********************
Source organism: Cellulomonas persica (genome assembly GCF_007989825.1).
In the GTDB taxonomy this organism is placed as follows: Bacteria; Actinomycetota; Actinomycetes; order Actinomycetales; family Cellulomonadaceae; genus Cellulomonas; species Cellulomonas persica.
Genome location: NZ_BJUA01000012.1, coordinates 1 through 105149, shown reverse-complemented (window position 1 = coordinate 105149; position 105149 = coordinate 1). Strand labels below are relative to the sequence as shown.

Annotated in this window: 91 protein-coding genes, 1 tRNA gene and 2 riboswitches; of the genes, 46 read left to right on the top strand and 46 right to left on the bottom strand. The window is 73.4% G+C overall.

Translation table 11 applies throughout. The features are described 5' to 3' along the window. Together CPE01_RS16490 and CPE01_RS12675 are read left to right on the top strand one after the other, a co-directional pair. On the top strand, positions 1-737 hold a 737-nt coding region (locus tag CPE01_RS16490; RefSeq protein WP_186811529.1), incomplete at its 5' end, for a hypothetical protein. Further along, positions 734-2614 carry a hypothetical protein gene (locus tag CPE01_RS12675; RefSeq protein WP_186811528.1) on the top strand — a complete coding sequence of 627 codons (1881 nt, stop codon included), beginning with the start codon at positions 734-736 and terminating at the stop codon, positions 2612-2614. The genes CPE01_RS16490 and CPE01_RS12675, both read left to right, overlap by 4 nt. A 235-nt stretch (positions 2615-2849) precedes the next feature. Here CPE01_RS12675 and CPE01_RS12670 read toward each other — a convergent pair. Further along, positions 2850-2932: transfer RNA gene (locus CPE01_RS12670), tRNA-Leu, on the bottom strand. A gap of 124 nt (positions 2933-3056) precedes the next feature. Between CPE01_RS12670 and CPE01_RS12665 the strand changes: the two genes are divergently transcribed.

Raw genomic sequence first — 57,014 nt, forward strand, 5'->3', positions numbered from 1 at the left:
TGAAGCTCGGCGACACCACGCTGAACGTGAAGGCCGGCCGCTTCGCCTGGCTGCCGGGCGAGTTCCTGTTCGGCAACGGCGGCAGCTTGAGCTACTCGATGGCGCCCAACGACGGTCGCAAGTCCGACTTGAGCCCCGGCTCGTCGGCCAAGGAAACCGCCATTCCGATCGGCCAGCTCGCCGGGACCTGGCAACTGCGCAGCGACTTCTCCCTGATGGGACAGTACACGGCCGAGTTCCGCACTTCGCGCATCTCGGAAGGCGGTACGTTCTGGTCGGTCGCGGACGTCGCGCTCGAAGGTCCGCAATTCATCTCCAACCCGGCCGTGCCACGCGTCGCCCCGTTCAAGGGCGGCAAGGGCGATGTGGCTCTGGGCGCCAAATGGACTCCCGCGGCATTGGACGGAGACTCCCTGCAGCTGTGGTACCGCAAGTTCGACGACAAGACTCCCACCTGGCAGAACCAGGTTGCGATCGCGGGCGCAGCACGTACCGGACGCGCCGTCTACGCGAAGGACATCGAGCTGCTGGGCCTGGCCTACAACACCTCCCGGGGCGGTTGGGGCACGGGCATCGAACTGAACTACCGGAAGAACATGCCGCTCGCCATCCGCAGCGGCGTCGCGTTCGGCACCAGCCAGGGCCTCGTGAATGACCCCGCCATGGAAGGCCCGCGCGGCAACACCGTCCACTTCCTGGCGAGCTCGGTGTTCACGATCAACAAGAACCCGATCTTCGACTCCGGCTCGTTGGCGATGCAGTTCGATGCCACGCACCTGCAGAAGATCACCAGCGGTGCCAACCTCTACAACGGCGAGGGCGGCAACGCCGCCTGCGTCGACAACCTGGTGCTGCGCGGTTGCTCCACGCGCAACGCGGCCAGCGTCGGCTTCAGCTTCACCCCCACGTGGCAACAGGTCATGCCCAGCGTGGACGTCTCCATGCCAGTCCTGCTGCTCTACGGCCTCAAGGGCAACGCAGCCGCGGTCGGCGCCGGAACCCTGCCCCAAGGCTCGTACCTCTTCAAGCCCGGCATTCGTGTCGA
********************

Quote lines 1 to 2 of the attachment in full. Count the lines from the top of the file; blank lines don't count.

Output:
Source organism: Cellulomonas persica (genome assembly GCF_007989825.1).
In the GTDB taxonomy this organism is placed as follows: Bacteria; Actinomycetota; Actinomycetes; order Actinomycetales; family Cellulomonadaceae; genus Cellulomonas; species Cellulomonas persica.